Indeed, the design of the Stargate project is unusual. Most scientific research goes through a system of peer review and careful, well-publicized controls, but for the sake of national security the Stargate experiments didn’t follow the standard protocol. The only non-government scientists that assessed the quality of the experiments were Drs. Utts and Hyman, who were only invited to critique the studies as Stargate closed. There’s another even more damning pitfall, and that’s access to the raw data. As the head “gatekeeper,” investigator Edwin May had unfettered access to the results of the remote viewing tests, which has cast some suspicion of tampering (3). Additionally, it’s entirely unclear how to best “score” a remote viewing—how do you measure the accuracy of a reported scene? 

For example, let’s go back to the scenario of Jimmy Carter peeking on his holiday gifts with the help of remote viewers. Say the viewers are presented with a wrapped box containing a pair of green and red striped socks adorned with jingle bells at the toes (a gift from the United Nations, perhaps). One viewer describes the socks perfectly down the silver bells but also, incorrectly, visualizes a lump of coal. A second viewer puts forth the rather nebulous description,  “It’s green and red…and fuzzy…” So who was more correct? The viewer who got one dazzling slam-dunk of a prediction, and also a totally wrong one, or the viewer who was vague but all around on target? There is no definitive answer, and every scientific study must decide its own scoring metric to be used consistently.  In the Stargate Project, much of the remote viewing results were interpreted and scored by Edwin May alone, which means his personal biases and agenda weren’t controlled for. The bottom line is, the Stargate experiments don’t follow many conventions of mainstream science, and they’re unlikely to be accepted by the larger scientific community as proof of remote viewing.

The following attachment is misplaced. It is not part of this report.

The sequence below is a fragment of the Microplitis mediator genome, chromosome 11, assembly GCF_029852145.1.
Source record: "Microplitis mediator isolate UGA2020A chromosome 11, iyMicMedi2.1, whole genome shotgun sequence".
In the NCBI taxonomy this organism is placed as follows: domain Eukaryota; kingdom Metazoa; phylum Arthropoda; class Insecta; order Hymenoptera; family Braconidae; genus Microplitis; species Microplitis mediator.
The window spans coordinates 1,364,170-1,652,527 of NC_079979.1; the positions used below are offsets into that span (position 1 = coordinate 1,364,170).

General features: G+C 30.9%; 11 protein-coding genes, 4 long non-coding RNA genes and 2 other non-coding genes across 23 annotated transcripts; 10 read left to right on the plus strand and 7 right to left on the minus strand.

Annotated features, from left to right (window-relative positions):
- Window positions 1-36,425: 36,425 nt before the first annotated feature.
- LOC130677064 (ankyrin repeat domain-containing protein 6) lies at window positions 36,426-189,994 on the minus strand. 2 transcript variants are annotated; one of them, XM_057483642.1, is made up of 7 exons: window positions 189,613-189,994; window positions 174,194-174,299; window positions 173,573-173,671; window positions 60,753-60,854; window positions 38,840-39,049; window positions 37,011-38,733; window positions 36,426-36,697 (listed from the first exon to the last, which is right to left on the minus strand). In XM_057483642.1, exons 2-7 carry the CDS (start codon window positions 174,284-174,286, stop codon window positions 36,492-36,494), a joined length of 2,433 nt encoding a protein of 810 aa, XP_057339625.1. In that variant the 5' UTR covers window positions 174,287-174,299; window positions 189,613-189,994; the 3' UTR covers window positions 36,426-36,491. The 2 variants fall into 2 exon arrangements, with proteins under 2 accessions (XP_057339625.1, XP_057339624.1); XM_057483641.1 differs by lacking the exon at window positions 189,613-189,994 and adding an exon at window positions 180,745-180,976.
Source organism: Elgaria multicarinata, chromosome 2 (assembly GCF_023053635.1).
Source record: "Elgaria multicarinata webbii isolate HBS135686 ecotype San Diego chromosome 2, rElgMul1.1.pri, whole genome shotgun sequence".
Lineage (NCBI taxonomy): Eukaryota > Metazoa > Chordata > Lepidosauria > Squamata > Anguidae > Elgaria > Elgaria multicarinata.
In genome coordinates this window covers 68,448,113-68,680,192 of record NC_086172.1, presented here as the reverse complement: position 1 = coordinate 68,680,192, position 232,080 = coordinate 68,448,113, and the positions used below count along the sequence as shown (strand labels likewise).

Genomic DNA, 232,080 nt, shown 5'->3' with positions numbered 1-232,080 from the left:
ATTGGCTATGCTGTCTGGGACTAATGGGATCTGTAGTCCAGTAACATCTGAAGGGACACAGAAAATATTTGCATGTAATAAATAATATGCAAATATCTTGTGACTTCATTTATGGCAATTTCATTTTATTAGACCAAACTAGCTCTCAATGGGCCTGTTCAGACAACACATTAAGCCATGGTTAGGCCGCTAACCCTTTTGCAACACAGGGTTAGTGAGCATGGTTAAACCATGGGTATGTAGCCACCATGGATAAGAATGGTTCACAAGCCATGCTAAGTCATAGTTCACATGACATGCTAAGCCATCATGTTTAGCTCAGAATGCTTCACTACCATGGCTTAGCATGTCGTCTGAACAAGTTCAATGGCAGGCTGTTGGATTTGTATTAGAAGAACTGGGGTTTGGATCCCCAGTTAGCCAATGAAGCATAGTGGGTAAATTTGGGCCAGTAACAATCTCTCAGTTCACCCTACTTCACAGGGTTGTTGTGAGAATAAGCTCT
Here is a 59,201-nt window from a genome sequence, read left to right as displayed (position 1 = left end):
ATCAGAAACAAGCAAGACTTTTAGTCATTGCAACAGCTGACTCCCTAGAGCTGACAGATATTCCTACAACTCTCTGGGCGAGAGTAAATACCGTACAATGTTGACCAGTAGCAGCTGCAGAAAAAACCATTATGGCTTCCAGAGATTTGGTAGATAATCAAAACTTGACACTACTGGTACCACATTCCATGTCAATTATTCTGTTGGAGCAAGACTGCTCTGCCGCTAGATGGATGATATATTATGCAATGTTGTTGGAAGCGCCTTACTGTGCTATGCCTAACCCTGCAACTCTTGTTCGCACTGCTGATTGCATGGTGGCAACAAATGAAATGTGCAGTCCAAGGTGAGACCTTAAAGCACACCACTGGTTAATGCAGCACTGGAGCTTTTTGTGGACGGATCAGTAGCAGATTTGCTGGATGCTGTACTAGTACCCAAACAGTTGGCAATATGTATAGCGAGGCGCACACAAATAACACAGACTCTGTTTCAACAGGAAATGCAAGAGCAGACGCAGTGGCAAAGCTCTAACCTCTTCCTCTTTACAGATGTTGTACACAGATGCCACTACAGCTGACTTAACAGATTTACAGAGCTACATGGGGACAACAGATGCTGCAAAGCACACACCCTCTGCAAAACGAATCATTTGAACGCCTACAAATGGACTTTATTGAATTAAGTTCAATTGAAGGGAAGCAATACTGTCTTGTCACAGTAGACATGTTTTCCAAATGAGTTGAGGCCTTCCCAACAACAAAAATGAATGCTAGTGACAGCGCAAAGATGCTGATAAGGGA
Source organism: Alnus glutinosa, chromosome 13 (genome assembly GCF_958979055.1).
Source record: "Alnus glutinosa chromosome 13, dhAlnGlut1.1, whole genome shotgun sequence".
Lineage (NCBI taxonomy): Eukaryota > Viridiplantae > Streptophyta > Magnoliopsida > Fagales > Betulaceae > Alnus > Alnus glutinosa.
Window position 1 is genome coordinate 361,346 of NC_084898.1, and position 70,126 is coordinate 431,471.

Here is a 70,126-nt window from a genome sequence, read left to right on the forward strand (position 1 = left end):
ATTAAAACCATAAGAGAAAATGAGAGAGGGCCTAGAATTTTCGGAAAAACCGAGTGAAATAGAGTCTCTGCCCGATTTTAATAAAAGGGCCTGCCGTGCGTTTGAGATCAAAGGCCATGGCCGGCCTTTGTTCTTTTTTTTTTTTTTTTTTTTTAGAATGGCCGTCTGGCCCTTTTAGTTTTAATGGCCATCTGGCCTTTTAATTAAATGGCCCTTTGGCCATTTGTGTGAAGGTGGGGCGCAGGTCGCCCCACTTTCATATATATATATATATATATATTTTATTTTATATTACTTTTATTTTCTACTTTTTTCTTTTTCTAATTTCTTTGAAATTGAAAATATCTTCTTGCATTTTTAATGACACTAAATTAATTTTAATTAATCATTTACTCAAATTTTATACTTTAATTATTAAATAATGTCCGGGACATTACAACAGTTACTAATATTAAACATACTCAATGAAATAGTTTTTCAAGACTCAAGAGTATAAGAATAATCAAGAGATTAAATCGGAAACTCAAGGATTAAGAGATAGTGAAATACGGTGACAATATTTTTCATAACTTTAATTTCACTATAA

The legacy of Stargate

Some of the major scientific investigators involved in Stargate left totally convinced of the validity and usefulness of remote viewing, yet the program is (to public knowledge) permanently shut down. What went wrong? Perhaps if the Stargate experiments had been more transparent, a more convincing case could be made for the project. The quirks of the scientific design and data accessibility suggest that the results are unreliable: psychic abilities may have exceeded the levels reported, just as it’s possible they fell short. But even if the Stargate experiments followed an airtight investigation protocol, psychic abilities might still defy measurement by their nature. All that’s certain is, if there could ever be a true scientific test of remote viewing, Stargate isn’t it. 

Perhaps that’s for the best—had Edwin May presented the CIA with a viable psychic battalion, would he have ushered in a new age of supernatural warfare? Would the world be ready (the Geneva Convention certainly isn’t)? It’s unclear how willing Stargate’s psychics would have been to offer their gifts to government intelligence agencies as weapons. The potential to overwork and overstress psychics under the pressure of armed conflict also seems eminent. Just as sight and sound waver during a panic, would a psychic struggle to maintain clarity, knowing lives depend on their reading? 

For now, remote viewing, just like clairvoyance, telekinesis, and psychokinesis, remains an unsolved mystery as far as the American government is concerned. Which isn’t such a bad thing, for the millions of people who derive satisfaction and enrichment from psychic readers and don’t wish to see their spirituality weaponized. 

 

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1. "CIA Statement on 'Remote Viewing'," CIA Public Affairs Office, 6 September 1995.

2. Omni, July 1979, Congressman Charles Rose, Chairman, House Sub-Committee on Intelligence Evaluation and Oversight.

3. Marks, David. (2000). The Psychology of the Psychic (2nd Edition). Prometheus Books. pp. 71-96. ISBN 1-57392-798-8